We published The Essentials of Correctional Nursing in 2012, along with eight contributing authors, to reflect the distinguishing features and practices of this specialty in the field of nursing. In doing so we benefited from the support of many colleagues who peer reviewed the manuscript and offered insight about issues in correctional nursing. The text has since been recommended as a resource applicants use to study for certification in correctional nursing. Lorry also has written a series of posts on this blog about how to study for the certification exam and her own journey becoming certified. We are grateful for the growing legion of nurses who are certified in correctional nursing; you are the voice of the profession! If you are not yet certified, perhaps this could be your goal for the new year. It is easier than you think and there are many benefits.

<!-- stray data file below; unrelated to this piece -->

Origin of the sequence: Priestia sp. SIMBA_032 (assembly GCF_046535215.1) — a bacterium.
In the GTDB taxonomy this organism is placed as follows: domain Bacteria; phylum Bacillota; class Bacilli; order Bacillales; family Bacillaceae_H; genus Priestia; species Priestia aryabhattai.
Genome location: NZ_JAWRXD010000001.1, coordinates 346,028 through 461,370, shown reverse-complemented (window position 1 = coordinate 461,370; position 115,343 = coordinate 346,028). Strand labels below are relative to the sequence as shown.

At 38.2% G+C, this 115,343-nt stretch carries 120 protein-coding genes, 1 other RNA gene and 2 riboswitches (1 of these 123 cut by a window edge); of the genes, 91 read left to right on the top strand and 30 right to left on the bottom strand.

At the end of every year Lorry and I discuss how we are doing with the blog and decide whether to continue and if so, what subjects we are going to tackle in the coming year. This year we decided that with other opportunities and commitments, it is time to move on and no longer will post on the Essentials of Correctional Nursing blog. However we are maintaining the site and the collection of 220 or so posts as a continuing resource for correctional nurses. Next week’s post will be the last and includes a table of contents so that each of our previous posts can be easily accessed from this page!

We continue to support correctional nursing practice through our writing, consulting, and speaking. Here are some helpful links to other correctional nurse resources that we support and endorse:

CorrectionalNurse.Net Blog

Correctional Nursing Today Podcast

CorrectCare Magazine

The Essentials of Correctional Nursing can be ordered directly from the publisher or from Amazon today!  Lorry and I, or any of the contributing authors, are always glad to sign and personalize your copy of the text.

Have a safe and grateful holiday!

Photo credit: © gdarts- Fotolia.com

Remembering Meaningful Milestones